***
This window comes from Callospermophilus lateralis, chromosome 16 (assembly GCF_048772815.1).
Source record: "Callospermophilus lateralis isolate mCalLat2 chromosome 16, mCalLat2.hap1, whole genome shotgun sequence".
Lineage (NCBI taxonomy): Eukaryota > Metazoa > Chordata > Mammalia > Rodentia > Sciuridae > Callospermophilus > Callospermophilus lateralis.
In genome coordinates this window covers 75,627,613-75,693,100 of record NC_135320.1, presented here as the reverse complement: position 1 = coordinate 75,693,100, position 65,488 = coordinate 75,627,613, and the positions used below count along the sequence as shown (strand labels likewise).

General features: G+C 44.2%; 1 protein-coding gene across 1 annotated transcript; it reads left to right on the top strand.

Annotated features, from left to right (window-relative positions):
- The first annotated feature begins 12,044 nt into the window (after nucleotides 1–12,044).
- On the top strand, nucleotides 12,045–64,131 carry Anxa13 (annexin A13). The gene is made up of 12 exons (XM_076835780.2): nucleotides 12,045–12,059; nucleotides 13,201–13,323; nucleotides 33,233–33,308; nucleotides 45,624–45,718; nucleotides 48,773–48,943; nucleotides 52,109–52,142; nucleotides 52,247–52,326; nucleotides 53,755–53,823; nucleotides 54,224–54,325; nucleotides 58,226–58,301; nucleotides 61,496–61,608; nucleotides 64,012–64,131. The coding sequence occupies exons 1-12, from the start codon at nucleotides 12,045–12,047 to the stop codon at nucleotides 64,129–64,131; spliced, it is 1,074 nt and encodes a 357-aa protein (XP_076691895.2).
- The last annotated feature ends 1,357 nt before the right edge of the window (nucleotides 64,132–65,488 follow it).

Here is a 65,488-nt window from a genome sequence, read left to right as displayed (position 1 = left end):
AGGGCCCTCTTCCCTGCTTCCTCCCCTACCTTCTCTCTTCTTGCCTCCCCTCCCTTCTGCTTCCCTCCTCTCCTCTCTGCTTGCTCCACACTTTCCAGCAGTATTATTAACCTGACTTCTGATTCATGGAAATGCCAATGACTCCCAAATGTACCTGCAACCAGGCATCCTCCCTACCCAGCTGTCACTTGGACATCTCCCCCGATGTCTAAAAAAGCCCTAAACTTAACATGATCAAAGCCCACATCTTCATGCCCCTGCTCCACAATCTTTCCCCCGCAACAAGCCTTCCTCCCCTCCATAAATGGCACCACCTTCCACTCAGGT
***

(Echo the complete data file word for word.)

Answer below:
This window comes from Callospermophilus lateralis, chromosome 16 (assembly GCF_048772815.1).
Source record: "Callospermophilus lateralis isolate mCalLat2 chromosome 16, mCalLat2.hap1, whole genome shotgun sequence".
Lineage (NCBI taxonomy): Eukaryota > Metazoa > Chordata > Mammalia > Rodentia > Sciuridae > Callospermophilus > Callospermophilus lateralis.
In genome coordinates this window covers 75,627,613-75,693,100 of record NC_135320.1, presented here as the reverse complement: position 1 = coordinate 75,693,100, position 65,488 = coordinate 75,627,613, and the positions used below count along the sequence as shown (strand labels likewise).

General features: G+C 44.2%; 1 protein-coding gene across 1 annotated transcript; it reads left to right on the top strand.

Annotated features, from left to right (window-relative positions):
- The first annotated feature begins 12,044 nt into the window (after nucleotides 1–12,044).
- On the top strand, nucleotides 12,045–64,131 carry Anxa13 (annexin A13). The gene is made up of 12 exons (XM_076835780.2): nucleotides 12,045–12,059; nucleotides 13,201–13,323; nucleotides 33,233–33,308; nucleotides 45,624–45,718; nucleotides 48,773–48,943; nucleotides 52,109–52,142; nucleotides 52,247–52,326; nucleotides 53,755–53,823; nucleotides 54,224–54,325; nucleotides 58,226–58,301; nucleotides 61,496–61,608; nucleotides 64,012–64,131. The coding sequence occupies exons 1-12, from the start codon at nucleotides 12,045–12,047 to the stop codon at nucleotides 64,129–64,131; spliced, it is 1,074 nt and encodes a 357-aa protein (XP_076691895.2).
- The last annotated feature ends 1,357 nt before the right edge of the window (nucleotides 64,132–65,488 follow it).

Here is a 65,488-nt window from a genome sequence, read left to right as displayed (position 1 = left end):
AGGGCCCTCTTCCCTGCTTCCTCCCCTACCTTCTCTCTTCTTGCCTCCCCTCCCTTCTGCTTCCCTCCTCTCCTCTCTGCTTGCTCCACACTTTCCAGCAGTATTATTAACCTGACTTCTGATTCATGGAAATGCCAATGACTCCCAAATGTACCTGCAACCAGGCATCCTCCCTACCCAGCTGTCACTTGGACATCTCCCCCGATGTCTAAAAAAGCCCTAAACTTAACATGATCAAAGCCCACATCTTCATGCCCCTGCTCCACAATCTTTCCCCCGCAACAAGCCTTCCTCCCCTCCATAAATGGCACCACCTTCCACTCAGGT